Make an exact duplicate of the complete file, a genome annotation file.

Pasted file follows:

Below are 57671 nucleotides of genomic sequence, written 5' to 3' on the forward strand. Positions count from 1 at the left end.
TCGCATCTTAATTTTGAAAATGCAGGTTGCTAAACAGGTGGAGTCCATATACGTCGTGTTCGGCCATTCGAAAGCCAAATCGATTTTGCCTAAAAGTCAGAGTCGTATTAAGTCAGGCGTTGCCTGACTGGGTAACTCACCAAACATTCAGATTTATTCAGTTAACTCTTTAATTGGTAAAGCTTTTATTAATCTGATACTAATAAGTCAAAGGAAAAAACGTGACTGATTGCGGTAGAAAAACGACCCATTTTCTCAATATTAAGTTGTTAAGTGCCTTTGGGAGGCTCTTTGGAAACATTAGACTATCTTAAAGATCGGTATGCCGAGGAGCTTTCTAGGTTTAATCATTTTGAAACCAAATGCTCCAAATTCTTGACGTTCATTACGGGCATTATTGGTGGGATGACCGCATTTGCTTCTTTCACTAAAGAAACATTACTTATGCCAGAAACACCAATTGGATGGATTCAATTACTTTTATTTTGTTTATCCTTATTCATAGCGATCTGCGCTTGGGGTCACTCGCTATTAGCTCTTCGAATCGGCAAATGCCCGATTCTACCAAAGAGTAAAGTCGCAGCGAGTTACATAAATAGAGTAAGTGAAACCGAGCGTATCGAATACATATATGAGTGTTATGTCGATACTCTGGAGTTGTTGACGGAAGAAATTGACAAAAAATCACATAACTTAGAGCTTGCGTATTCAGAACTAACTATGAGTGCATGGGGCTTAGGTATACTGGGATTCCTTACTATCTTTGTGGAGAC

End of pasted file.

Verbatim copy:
Below are 57671 nucleotides of genomic sequence, written 5' to 3' on the forward strand. Positions count from 1 at the left end.
TCGCATCTTAATTTTGAAAATGCAGGTTGCTAAACAGGTGGAGTCCATATACGTCGTGTTCGGCCATTCGAAAGCCAAATCGATTTTGCCTAAAAGTCAGAGTCGTATTAAGTCAGGCGTTGCCTGACTGGGTAACTCACCAAACATTCAGATTTATTCAGTTAACTCTTTAATTGGTAAAGCTTTTATTAATCTGATACTAATAAGTCAAAGGAAAAAACGTGACTGATTGCGGTAGAAAAACGACCCATTTTCTCAATATTAAGTTGTTAAGTGCCTTTGGGAGGCTCTTTGGAAACATTAGACTATCTTAAAGATCGGTATGCCGAGGAGCTTTCTAGGTTTAATCATTTTGAAACCAAATGCTCCAAATTCTTGACGTTCATTACGGGCATTATTGGTGGGATGACCGCATTTGCTTCTTTCACTAAAGAAACATTACTTATGCCAGAAACACCAATTGGATGGATTCAATTACTTTTATTTTGTTTATCCTTATTCATAGCGATCTGCGCTTGGGGTCACTCGCTATTAGCTCTTCGAATCGGCAAATGCCCGATTCTACCAAAGAGTAAAGTCGCAGCGAGTTACATAAATAGAGTAAGTGAAACCGAGCGTATCGAATACATATATGAGTGTTATGTCGATACTCTGGAGTTGTTGACGGAAGAAATTGACAAAAAATCACATAACTTAGAGCTTGCGTATTCAGAACTAACTATGAGTGCATGGGGCTTAGGTATACTGGGATTCCTTACTATCTTTGTGGAGAC